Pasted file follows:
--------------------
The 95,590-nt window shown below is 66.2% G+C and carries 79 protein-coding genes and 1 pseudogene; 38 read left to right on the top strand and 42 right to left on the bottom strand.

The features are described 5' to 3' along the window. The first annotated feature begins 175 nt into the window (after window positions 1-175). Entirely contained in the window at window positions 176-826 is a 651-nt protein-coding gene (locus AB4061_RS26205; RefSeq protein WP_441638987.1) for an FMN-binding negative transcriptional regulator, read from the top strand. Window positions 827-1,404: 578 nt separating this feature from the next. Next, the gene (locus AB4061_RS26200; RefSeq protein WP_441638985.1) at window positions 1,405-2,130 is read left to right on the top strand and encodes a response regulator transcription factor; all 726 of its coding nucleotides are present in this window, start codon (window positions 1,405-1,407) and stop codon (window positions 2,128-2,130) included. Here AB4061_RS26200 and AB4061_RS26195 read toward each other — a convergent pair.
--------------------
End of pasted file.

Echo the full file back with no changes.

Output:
The 95,590-nt window shown below is 66.2% G+C and carries 79 protein-coding genes and 1 pseudogene; 38 read left to right on the top strand and 42 right to left on the bottom strand.

The features are described 5' to 3' along the window. The first annotated feature begins 175 nt into the window (after window positions 1-175). Entirely contained in the window at window positions 176-826 is a 651-nt protein-coding gene (locus AB4061_RS26205; RefSeq protein WP_441638987.1) for an FMN-binding negative transcriptional regulator, read from the top strand. Window positions 827-1,404: 578 nt separating this feature from the next. Next, the gene (locus AB4061_RS26200; RefSeq protein WP_441638985.1) at window positions 1,405-2,130 is read left to right on the top strand and encodes a response regulator transcription factor; all 726 of its coding nucleotides are present in this window, start codon (window positions 1,405-1,407) and stop codon (window positions 2,128-2,130) included. Here AB4061_RS26200 and AB4061_RS26195 read toward each other — a convergent pair.